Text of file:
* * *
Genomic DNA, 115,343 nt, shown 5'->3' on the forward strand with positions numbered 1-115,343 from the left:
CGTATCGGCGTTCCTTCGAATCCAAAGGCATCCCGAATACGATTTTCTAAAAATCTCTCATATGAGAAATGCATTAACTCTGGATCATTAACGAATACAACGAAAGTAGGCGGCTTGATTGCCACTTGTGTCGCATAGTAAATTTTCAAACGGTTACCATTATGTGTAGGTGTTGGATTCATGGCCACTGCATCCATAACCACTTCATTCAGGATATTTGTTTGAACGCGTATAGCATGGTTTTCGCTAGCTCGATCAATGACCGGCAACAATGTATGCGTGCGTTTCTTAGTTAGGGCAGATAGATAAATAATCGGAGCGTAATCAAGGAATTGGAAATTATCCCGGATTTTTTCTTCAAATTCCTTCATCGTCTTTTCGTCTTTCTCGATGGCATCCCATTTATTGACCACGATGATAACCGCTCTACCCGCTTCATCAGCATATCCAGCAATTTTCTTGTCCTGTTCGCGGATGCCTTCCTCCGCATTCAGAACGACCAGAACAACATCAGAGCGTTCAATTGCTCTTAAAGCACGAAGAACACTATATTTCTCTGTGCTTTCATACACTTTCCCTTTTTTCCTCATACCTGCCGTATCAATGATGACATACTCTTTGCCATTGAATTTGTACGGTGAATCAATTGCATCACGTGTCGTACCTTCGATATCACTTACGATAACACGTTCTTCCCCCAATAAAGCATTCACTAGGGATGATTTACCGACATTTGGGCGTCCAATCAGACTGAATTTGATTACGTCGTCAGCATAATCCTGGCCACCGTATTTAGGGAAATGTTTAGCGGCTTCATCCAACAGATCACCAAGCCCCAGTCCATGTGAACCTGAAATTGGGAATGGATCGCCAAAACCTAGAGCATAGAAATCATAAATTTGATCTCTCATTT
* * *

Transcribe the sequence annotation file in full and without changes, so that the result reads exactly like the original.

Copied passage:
Genomic DNA, 115,343 nt, shown 5'->3' on the forward strand with positions numbered 1-115,343 from the left:
CGTATCGGCGTTCCTTCGAATCCAAAGGCATCCCGAATACGATTTTCTAAAAATCTCTCATATGAGAAATGCATTAACTCTGGATCATTAACGAATACAACGAAAGTAGGCGGCTTGATTGCCACTTGTGTCGCATAGTAAATTTTCAAACGGTTACCATTATGTGTAGGTGTTGGATTCATGGCCACTGCATCCATAACCACTTCATTCAGGATATTTGTTTGAACGCGTATAGCATGGTTTTCGCTAGCTCGATCAATGACCGGCAACAATGTATGCGTGCGTTTCTTAGTTAGGGCAGATAGATAAATAATCGGAGCGTAATCAAGGAATTGGAAATTATCCCGGATTTTTTCTTCAAATTCCTTCATCGTCTTTTCGTCTTTCTCGATGGCATCCCATTTATTGACCACGATGATAACCGCTCTACCCGCTTCATCAGCATATCCAGCAATTTTCTTGTCCTGTTCGCGGATGCCTTCCTCCGCATTCAGAACGACCAGAACAACATCAGAGCGTTCAATTGCTCTTAAAGCACGAAGAACACTATATTTCTCTGTGCTTTCATACACTTTCCCTTTTTTCCTCATACCTGCCGTATCAATGATGACATACTCTTTGCCATTGAATTTGTACGGTGAATCAATTGCATCACGTGTCGTACCTTCGATATCACTTACGATAACACGTTCTTCCCCCAATAAAGCATTCACTAGGGATGATTTACCGACATTTGGGCGTCCAATCAGACTGAATTTGATTACGTCGTCAGCATAATCCTGGCCACCGTATTTAGGGAAATGTTTAGCGGCTTCATCCAACAGATCACCAAGCCCCAGTCCATGTGAACCTGAAATTGGGAATGGATCGCCAAAACCTAGAGCATAGAAATCATAAATTTGATCTCTCATTT